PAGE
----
‘Sometimes,’ said the Skin Horse, for he was always truthful. ‘When you are Real you don’t mind being hurt.’
‘Does it happen all at once, like being wound up,’ he asked, ‘or bit by bit?’
‘It doesn’t happen all at once,’ said the Skin Horse. ‘You become. It takes a long time. That’s why it doesn’t happen often to people who break easily, or have sharp edges, or who have to be carefully kept. Generally, by the time you are Real, most of your hair has been loved off, and your eyes drop out and you get loose in the joints and very shabby. But these things don’t matter at all, because once you are Real you can’t be ugly, except to people who don’t understand.”
The film also suggests that the capacity to experience emotions is deeply connected to our memories. The ‘upgraded’ replicants of 2049 have implanted memories to make them almost indistinguishable from humans. And are we, any of us, more than the sum of our memories? Would we be who we are – or who we think we are – without our memories?
Lieutenant Joshi: Do you have any memories from before?
‘K’: I have memories, but… They’re not real, they’re just implants.
Lieutenant Joshi: Tell me one, from when you were a kid.
‘K’: I feel a little strange sharing a childhood story considering I was never a child.
The film’s second existential concern is that of meaning and purpose. Human lives are given meaning over replicants lives in the film because of the supposition that “to be born is to have a soul”. The possession of this mystical element is deemed to both invest a greater meaning in human lives, and to give them an innate purpose or reason for living.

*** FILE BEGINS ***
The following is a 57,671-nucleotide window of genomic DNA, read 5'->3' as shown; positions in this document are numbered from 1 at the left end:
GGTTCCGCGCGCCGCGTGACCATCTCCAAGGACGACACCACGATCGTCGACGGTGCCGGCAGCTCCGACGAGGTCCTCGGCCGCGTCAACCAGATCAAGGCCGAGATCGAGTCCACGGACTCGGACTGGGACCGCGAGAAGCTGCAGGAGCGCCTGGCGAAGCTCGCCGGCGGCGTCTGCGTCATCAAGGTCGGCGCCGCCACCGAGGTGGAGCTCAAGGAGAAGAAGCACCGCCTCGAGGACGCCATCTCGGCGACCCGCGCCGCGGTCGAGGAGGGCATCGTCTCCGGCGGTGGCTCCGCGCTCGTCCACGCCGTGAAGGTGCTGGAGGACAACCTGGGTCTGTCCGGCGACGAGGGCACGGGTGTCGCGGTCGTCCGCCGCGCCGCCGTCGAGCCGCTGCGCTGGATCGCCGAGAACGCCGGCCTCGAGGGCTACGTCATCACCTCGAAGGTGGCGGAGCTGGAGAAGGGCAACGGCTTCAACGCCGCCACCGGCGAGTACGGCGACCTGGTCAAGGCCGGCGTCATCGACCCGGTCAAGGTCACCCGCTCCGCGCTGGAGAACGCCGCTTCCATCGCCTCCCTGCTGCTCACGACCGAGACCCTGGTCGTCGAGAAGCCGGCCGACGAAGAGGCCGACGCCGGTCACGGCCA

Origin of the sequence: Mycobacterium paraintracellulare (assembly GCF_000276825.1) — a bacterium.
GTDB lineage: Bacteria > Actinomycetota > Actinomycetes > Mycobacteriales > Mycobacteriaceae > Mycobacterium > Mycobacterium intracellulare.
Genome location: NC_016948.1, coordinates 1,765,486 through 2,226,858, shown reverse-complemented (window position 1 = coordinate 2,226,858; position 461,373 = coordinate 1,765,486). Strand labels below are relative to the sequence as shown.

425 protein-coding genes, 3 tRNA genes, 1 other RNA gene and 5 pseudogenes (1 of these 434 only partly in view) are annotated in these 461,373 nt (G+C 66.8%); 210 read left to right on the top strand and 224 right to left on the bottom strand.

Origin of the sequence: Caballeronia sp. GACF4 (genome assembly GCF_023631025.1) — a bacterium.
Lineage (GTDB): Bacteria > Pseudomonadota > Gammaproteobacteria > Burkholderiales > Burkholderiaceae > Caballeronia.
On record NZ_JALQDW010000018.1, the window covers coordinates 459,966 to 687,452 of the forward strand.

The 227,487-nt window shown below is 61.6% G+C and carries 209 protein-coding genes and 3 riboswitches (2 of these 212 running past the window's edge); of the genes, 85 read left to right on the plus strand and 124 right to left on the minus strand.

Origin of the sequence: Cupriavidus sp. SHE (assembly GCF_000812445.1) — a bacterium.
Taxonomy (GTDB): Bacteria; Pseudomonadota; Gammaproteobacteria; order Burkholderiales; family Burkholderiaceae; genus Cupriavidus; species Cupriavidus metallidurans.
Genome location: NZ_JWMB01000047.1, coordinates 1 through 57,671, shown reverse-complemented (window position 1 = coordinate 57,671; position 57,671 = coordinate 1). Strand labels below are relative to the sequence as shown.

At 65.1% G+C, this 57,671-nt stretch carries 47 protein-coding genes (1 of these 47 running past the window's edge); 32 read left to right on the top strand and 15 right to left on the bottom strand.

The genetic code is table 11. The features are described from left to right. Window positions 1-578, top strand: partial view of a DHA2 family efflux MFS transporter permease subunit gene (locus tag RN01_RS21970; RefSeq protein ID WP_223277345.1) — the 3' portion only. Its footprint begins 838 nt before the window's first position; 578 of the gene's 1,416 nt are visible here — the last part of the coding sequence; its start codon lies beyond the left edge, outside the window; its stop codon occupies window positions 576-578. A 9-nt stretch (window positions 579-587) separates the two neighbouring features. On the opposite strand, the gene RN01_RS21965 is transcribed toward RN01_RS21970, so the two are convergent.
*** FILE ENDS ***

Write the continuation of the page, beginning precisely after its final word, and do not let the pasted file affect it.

Yet, the film ultimately suggests that meaning and purpose are to be actively created. K is first seen going through a daily routine on autopilot – ”retire” the identified replicant, check in at headquarters, head home for dinner. But as soon as he begins to suspect that he may be the as-yet-undiscovered child of a replicant and a human, it is as though he wakes from a dream. Everything is more intentional, there is a purpose to his life, there is truth in his memories and there is a search to understand his origins and his future. He “becomes” real by the meaning he creates through his choices. As Freysa, the leader of the underground replicant rebellion, tells K, “Dying for a cause is the most human thing we can do”.
Additionally, the influence of Mary Shelley’s great work, Frankenstein, is abundantly felt. Like the eponymous Frankenstein’s creation, the replicants of the Blade Runner universe demand recognition and meaning from their creators. This is true in both films. In the original Blade Runner, this is exemplified by Roy Batty (Rutger Hauer). In 2049, to a less overtly aggressive degree, this is seen in the replicant resistance movement.
Freysa: You imagined it was you? Oh. You did. You did. We all wish it was us.
As with Shelley’s novel, the Blade Runner universe also depicts the “de-womanising” of (or erasure of women from) human reproduction. This is most obvious in the scene where Niander Wallace and Luv examine a newly produced replicant. The replicant is dumped out of plastic bag (a stand in for a womb), covered in a gel like fluid (like infants covered in bodily fluids at birth). The scene is disconcerting to say the least. And in keeping with the “unnaturalness” of it, Wallace kills the replicant for not being ‘perfect’ without a moment’s hesitation.